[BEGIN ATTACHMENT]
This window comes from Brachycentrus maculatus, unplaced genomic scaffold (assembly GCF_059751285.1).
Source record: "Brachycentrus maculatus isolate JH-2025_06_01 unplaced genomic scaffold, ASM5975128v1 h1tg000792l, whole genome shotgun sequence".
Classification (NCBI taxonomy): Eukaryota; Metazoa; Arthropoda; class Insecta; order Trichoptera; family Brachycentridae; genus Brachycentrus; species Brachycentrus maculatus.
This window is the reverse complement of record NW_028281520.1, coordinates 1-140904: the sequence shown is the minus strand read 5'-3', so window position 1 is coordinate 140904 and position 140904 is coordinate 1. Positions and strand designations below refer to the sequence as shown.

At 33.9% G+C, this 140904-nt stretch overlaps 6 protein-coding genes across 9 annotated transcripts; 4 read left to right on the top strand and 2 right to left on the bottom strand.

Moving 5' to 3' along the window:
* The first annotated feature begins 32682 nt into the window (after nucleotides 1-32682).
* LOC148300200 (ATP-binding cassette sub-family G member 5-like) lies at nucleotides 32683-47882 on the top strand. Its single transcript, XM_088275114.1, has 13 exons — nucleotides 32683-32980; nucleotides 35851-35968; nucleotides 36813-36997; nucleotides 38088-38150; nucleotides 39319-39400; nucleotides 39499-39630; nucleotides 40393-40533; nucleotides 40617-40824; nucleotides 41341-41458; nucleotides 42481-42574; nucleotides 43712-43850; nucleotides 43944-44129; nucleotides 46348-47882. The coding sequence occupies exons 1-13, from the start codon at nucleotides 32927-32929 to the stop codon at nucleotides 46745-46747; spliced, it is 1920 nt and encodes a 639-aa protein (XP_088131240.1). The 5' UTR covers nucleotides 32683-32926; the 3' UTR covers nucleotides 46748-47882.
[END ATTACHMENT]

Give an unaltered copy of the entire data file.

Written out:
This window comes from Brachycentrus maculatus, unplaced genomic scaffold (assembly GCF_059751285.1).
Source record: "Brachycentrus maculatus isolate JH-2025_06_01 unplaced genomic scaffold, ASM5975128v1 h1tg000792l, whole genome shotgun sequence".
Classification (NCBI taxonomy): Eukaryota; Metazoa; Arthropoda; class Insecta; order Trichoptera; family Brachycentridae; genus Brachycentrus; species Brachycentrus maculatus.
This window is the reverse complement of record NW_028281520.1, coordinates 1-140904: the sequence shown is the minus strand read 5'-3', so window position 1 is coordinate 140904 and position 140904 is coordinate 1. Positions and strand designations below refer to the sequence as shown.

At 33.9% G+C, this 140904-nt stretch overlaps 6 protein-coding genes across 9 annotated transcripts; 4 read left to right on the top strand and 2 right to left on the bottom strand.

Moving 5' to 3' along the window:
* The first annotated feature begins 32682 nt into the window (after nucleotides 1-32682).
* LOC148300200 (ATP-binding cassette sub-family G member 5-like) lies at nucleotides 32683-47882 on the top strand. Its single transcript, XM_088275114.1, has 13 exons — nucleotides 32683-32980; nucleotides 35851-35968; nucleotides 36813-36997; nucleotides 38088-38150; nucleotides 39319-39400; nucleotides 39499-39630; nucleotides 40393-40533; nucleotides 40617-40824; nucleotides 41341-41458; nucleotides 42481-42574; nucleotides 43712-43850; nucleotides 43944-44129; nucleotides 46348-47882. The coding sequence occupies exons 1-13, from the start codon at nucleotides 32927-32929 to the stop codon at nucleotides 46745-46747; spliced, it is 1920 nt and encodes a 639-aa protein (XP_088131240.1). The 5' UTR covers nucleotides 32683-32926; the 3' UTR covers nucleotides 46748-47882.